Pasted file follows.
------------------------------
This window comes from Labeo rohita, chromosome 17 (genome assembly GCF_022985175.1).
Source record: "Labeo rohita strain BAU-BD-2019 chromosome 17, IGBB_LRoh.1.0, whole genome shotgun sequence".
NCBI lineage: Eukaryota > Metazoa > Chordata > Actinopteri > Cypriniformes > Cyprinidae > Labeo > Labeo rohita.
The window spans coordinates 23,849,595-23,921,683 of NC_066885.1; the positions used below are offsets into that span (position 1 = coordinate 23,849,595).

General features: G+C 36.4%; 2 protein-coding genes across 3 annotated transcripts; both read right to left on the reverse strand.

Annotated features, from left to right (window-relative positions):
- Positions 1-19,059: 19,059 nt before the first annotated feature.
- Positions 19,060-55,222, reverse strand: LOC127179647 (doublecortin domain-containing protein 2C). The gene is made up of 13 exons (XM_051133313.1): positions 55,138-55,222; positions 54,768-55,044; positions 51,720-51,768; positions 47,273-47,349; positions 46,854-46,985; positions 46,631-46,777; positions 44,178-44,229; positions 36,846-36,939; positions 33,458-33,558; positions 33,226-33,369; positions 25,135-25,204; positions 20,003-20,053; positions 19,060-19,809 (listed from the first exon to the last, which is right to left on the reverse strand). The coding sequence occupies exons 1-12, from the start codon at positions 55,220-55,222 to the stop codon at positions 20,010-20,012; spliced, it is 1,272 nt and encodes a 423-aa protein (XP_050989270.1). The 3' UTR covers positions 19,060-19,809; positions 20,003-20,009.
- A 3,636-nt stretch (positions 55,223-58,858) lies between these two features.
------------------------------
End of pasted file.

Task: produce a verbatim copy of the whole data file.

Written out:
This window comes from Labeo rohita, chromosome 17 (genome assembly GCF_022985175.1).
Source record: "Labeo rohita strain BAU-BD-2019 chromosome 17, IGBB_LRoh.1.0, whole genome shotgun sequence".
NCBI lineage: Eukaryota > Metazoa > Chordata > Actinopteri > Cypriniformes > Cyprinidae > Labeo > Labeo rohita.
The window spans coordinates 23,849,595-23,921,683 of NC_066885.1; the positions used below are offsets into that span (position 1 = coordinate 23,849,595).

General features: G+C 36.4%; 2 protein-coding genes across 3 annotated transcripts; both read right to left on the reverse strand.

Annotated features, from left to right (window-relative positions):
- Positions 1-19,059: 19,059 nt before the first annotated feature.
- Positions 19,060-55,222, reverse strand: LOC127179647 (doublecortin domain-containing protein 2C). The gene is made up of 13 exons (XM_051133313.1): positions 55,138-55,222; positions 54,768-55,044; positions 51,720-51,768; positions 47,273-47,349; positions 46,854-46,985; positions 46,631-46,777; positions 44,178-44,229; positions 36,846-36,939; positions 33,458-33,558; positions 33,226-33,369; positions 25,135-25,204; positions 20,003-20,053; positions 19,060-19,809 (listed from the first exon to the last, which is right to left on the reverse strand). The coding sequence occupies exons 1-12, from the start codon at positions 55,220-55,222 to the stop codon at positions 20,010-20,012; spliced, it is 1,272 nt and encodes a 423-aa protein (XP_050989270.1). The 3' UTR covers positions 19,060-19,809; positions 20,003-20,009.
- A 3,636-nt stretch (positions 55,223-58,858) lies between these two features.